Depression and diet. “The chicken and the egg.”
If you’ve ever had depression you know the thought of meals – planning them, buying for them, preparing them – well, it’s exhausting. So many of us tend to go for food that’s quick and easy, probably high in things we don’t really want to know about, and not that great for us. And when we eat that stuff we tend to feel gross afterwards, the self loathing thoughts and putdowns begin, and we reach for more (not great) food to comfort ourselves. And that’s how depression and diet are connected. Right?
Actually, maybe not. It seems diet and nutrition may play a far more crucial role in treating and preventing depression than is first apparent.
Mood and Food
Over the years many studies have shown a definite link between depression and diet. A recent example is that by Dr Joanna Dipnall from Swinbourne University in Melbourne. She found that diet and depression are strongly connected. Dr Dipnall analysed information from more than 5500 adults, looking at the association between depression, demographics, lifestyle, diet, biomarkers and somatic symptoms. What she found was that each one of these increase the risk of depression, and the one factor that was most strongly associated with depression – diet. Unsuprisingly perhaps, regular consumption of fruit, leafy greens, and other vegetables, cooked whole grains and whole grain bread were associated with a reduced risk for depression, while a diet high in processed foods and sugar was associated with a higher risk.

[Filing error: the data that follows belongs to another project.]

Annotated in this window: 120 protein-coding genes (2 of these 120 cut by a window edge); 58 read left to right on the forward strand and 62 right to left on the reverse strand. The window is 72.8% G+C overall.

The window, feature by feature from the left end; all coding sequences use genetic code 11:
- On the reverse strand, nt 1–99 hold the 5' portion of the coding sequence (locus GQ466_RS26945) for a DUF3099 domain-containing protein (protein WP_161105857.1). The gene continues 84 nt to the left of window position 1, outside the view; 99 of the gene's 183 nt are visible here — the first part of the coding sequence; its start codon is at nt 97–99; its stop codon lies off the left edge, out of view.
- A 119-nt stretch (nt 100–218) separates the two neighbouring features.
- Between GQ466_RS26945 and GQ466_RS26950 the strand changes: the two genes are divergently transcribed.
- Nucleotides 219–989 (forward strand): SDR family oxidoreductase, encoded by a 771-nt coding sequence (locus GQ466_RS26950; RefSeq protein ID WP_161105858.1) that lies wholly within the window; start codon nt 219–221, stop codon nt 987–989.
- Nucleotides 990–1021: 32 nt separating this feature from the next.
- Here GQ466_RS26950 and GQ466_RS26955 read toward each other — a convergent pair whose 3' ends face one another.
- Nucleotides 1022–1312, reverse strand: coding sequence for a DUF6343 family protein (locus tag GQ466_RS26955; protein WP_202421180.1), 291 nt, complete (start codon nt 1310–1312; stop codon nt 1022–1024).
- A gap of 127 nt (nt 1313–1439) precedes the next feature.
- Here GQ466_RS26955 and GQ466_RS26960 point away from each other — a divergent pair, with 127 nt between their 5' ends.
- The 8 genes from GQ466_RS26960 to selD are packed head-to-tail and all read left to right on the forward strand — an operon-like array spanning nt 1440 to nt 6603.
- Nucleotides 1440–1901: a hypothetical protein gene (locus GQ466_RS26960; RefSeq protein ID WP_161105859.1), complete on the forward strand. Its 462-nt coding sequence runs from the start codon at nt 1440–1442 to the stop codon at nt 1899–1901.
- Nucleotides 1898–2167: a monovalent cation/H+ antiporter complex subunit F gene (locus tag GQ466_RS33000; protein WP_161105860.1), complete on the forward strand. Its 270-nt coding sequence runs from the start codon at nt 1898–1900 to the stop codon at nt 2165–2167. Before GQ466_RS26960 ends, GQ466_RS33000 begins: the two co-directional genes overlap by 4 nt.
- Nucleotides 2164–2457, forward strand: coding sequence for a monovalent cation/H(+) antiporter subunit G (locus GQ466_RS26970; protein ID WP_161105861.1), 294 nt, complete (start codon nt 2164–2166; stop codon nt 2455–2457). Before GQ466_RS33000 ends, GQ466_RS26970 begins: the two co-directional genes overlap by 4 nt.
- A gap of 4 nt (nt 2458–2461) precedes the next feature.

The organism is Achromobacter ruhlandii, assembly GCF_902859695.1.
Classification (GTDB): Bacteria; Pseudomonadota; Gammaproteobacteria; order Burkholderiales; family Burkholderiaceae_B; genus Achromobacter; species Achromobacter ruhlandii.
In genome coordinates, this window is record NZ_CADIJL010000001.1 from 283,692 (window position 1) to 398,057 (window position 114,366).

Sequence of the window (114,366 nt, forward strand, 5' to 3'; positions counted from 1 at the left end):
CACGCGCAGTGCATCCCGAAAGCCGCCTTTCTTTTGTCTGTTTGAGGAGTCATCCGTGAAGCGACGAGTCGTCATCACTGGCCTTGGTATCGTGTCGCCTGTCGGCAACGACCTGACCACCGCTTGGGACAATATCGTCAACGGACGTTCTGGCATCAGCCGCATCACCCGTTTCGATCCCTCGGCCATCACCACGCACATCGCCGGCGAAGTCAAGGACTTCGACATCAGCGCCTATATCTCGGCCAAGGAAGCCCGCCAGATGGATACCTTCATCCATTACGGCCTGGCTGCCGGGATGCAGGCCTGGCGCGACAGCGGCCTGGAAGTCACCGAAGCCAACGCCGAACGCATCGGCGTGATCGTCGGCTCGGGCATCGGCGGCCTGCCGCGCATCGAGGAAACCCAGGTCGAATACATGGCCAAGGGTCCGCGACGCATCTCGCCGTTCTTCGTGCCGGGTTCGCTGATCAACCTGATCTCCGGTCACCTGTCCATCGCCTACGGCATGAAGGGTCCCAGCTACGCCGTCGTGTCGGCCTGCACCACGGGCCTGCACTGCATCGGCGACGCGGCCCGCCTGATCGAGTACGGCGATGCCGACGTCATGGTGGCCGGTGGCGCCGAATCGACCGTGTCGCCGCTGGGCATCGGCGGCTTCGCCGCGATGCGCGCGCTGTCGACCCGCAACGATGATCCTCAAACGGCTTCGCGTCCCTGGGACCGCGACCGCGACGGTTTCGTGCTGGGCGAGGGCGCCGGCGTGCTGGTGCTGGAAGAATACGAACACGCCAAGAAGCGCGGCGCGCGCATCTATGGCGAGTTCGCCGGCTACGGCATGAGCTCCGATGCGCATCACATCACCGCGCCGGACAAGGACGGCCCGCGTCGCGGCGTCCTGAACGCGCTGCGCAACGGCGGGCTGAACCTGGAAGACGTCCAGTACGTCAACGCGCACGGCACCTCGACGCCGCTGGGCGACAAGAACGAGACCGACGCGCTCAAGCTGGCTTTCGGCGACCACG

So food and mood are related. But can we change our mood by choosing to eat different food?
Professor Felice Jacka and researchers from Deakin University would say yes. Improving diet quality can treat major depression. They conducted a randomised controlled trial to directly assess the impact of improving diet quality on depression. Adults with major depressive disorder were recruited and randomly assigned to receive either social support, which is known to be helpful for people with depression, or support from a clinical dietitian, over a three-month period.
The dietary group received information and assistance to improve the quality of their current diets, with a focus on increasing the consumption of vegetables, fruits, wholegrains, legumes, fish, lean red meats, olive oil and nuts, while reducing their consumption of unhealthy ‘extras’ foods, such as sweets, refined cereals, fried food, fast-food, processed meats and sugary drinks.
The results of the study showed that participants in the dietary intervention group had a much greater reduction in their depressive symptoms over the three-month period, compared to those in the social support group.
At the end of the trial, a third of those in the dietary support group met criteria for remission of major depression, compared to 8 percent of those in the social support group.